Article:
Liz Ortecho, as she’s written in the books, is a Spanish teenager born to two parents who run the Crashdown Cafe. When the books were adapted for television in the 90s, Liz Ortecho became Liz Parker, erasing the legacy and culture associated with the character. While Liz wasn’t the only one who changed her name with the adaptation, it took away a significant part of who she was.
While “Roswell, New Mexico” gives Liz back her heritage, it’s in a slightly different way, which makes it more politically and socially relevant for the times. The character is Mexican, the daughter of undocumented immigrants who have lived in Roswell for over three decades. Returning the character to her Latina identity was a goal from the start. “There was a line I wrote for the sides of the audition,” creator Carina Adly Mackenzie described to Entertainment Weekly. “A police officer accuses Liz of being combative, and she replies, ‘I’m a Mexican-American woman in 2018. I fight when I wake up in the morning.'”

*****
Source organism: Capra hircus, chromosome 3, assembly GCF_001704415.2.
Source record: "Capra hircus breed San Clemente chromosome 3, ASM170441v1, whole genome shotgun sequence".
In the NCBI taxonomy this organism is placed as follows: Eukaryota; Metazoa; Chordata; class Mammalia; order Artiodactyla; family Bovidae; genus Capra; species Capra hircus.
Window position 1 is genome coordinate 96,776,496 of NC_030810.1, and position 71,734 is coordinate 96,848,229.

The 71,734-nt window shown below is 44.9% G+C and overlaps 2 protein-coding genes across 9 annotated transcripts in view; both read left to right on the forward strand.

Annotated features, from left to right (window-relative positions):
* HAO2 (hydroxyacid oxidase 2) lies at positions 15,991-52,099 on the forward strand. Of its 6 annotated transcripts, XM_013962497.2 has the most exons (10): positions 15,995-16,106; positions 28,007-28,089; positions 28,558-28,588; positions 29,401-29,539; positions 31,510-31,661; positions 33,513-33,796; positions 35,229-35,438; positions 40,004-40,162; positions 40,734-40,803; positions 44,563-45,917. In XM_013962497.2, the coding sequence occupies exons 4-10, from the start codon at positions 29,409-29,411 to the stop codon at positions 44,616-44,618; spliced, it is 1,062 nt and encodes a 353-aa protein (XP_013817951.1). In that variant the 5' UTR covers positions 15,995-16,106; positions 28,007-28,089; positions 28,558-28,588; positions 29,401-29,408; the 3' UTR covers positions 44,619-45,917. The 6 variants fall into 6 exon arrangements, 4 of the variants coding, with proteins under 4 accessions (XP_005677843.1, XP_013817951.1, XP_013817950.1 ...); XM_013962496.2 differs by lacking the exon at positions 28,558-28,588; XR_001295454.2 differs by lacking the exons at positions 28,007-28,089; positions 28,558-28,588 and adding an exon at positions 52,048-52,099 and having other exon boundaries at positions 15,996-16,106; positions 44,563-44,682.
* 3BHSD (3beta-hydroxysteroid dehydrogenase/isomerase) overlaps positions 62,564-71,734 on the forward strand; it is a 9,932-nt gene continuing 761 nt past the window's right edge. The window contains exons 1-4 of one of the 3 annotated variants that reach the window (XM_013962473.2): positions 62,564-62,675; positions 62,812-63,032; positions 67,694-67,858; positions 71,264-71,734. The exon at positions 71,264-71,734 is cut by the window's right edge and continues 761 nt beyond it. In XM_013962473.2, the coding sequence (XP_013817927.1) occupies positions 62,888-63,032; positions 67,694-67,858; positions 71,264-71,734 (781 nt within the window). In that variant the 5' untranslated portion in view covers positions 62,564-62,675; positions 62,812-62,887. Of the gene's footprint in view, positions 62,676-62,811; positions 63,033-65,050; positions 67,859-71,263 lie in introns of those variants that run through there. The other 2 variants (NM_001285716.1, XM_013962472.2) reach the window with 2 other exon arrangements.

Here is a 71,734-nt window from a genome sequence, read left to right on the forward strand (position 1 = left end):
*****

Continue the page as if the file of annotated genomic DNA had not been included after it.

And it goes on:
Although there are some changes to Liz’s story to better reflect current issues involving her culture, the scientific side of Liz’s character remains consistent in both TV adaptations. In “Roswell”, she analyzes some of Max’s saliva, notices his abnormal cells, and confronts him, to find out the truth. In the new series, Liz, already a working scientist, uses DNA from a straw to discover that her cells don’t look like they should.